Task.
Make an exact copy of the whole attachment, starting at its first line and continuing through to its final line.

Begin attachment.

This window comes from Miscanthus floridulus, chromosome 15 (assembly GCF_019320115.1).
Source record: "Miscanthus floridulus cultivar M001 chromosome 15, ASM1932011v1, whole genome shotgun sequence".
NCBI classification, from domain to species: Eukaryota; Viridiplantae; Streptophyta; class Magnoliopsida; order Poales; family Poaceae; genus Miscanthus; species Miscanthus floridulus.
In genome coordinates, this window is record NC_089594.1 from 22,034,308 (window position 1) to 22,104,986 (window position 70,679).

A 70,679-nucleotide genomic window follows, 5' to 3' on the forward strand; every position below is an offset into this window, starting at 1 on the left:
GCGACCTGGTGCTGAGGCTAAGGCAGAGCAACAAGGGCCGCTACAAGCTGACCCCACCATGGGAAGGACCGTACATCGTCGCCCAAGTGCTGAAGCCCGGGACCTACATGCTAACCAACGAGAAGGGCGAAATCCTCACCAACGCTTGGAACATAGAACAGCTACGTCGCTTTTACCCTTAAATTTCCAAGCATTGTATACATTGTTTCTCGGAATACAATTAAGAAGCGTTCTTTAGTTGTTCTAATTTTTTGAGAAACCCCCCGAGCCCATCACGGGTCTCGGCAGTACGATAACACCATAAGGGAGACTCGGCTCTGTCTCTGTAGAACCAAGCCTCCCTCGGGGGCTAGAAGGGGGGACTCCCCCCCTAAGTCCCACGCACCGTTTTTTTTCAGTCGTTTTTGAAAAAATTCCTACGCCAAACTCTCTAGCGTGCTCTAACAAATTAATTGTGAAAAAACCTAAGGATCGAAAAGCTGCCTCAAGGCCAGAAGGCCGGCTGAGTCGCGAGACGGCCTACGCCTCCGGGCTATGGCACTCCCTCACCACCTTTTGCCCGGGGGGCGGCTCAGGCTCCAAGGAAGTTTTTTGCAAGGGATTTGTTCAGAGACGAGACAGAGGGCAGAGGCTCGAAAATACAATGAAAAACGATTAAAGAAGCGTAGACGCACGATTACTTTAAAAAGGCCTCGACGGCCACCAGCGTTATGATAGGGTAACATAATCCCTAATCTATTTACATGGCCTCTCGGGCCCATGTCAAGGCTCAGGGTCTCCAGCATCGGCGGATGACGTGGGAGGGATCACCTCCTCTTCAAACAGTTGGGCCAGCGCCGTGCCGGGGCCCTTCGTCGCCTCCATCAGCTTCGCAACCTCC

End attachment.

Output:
This window comes from Miscanthus floridulus, chromosome 15 (assembly GCF_019320115.1).
Source record: "Miscanthus floridulus cultivar M001 chromosome 15, ASM1932011v1, whole genome shotgun sequence".
NCBI classification, from domain to species: Eukaryota; Viridiplantae; Streptophyta; class Magnoliopsida; order Poales; family Poaceae; genus Miscanthus; species Miscanthus floridulus.
In genome coordinates, this window is record NC_089594.1 from 22,034,308 (window position 1) to 22,104,986 (window position 70,679).

A 70,679-nucleotide genomic window follows, 5' to 3' on the forward strand; every position below is an offset into this window, starting at 1 on the left:
GCGACCTGGTGCTGAGGCTAAGGCAGAGCAACAAGGGCCGCTACAAGCTGACCCCACCATGGGAAGGACCGTACATCGTCGCCCAAGTGCTGAAGCCCGGGACCTACATGCTAACCAACGAGAAGGGCGAAATCCTCACCAACGCTTGGAACATAGAACAGCTACGTCGCTTTTACCCTTAAATTTCCAAGCATTGTATACATTGTTTCTCGGAATACAATTAAGAAGCGTTCTTTAGTTGTTCTAATTTTTTGAGAAACCCCCCGAGCCCATCACGGGTCTCGGCAGTACGATAACACCATAAGGGAGACTCGGCTCTGTCTCTGTAGAACCAAGCCTCCCTCGGGGGCTAGAAGGGGGGACTCCCCCCCTAAGTCCCACGCACCGTTTTTTTTCAGTCGTTTTTGAAAAAATTCCTACGCCAAACTCTCTAGCGTGCTCTAACAAATTAATTGTGAAAAAACCTAAGGATCGAAAAGCTGCCTCAAGGCCAGAAGGCCGGCTGAGTCGCGAGACGGCCTACGCCTCCGGGCTATGGCACTCCCTCACCACCTTTTGCCCGGGGGGCGGCTCAGGCTCCAAGGAAGTTTTTTGCAAGGGATTTGTTCAGAGACGAGACAGAGGGCAGAGGCTCGAAAATACAATGAAAAACGATTAAAGAAGCGTAGACGCACGATTACTTTAAAAAGGCCTCGACGGCCACCAGCGTTATGATAGGGTAACATAATCCCTAATCTATTTACATGGCCTCTCGGGCCCATGTCAAGGCTCAGGGTCTCCAGCATCGGCGGATGACGTGGGAGGGATCACCTCCTCTTCAAACAGTTGGGCCAGCGCCGTGCCGGGGCCCTTCGTCGCCTCCATCAGCTTCGCAACCTCC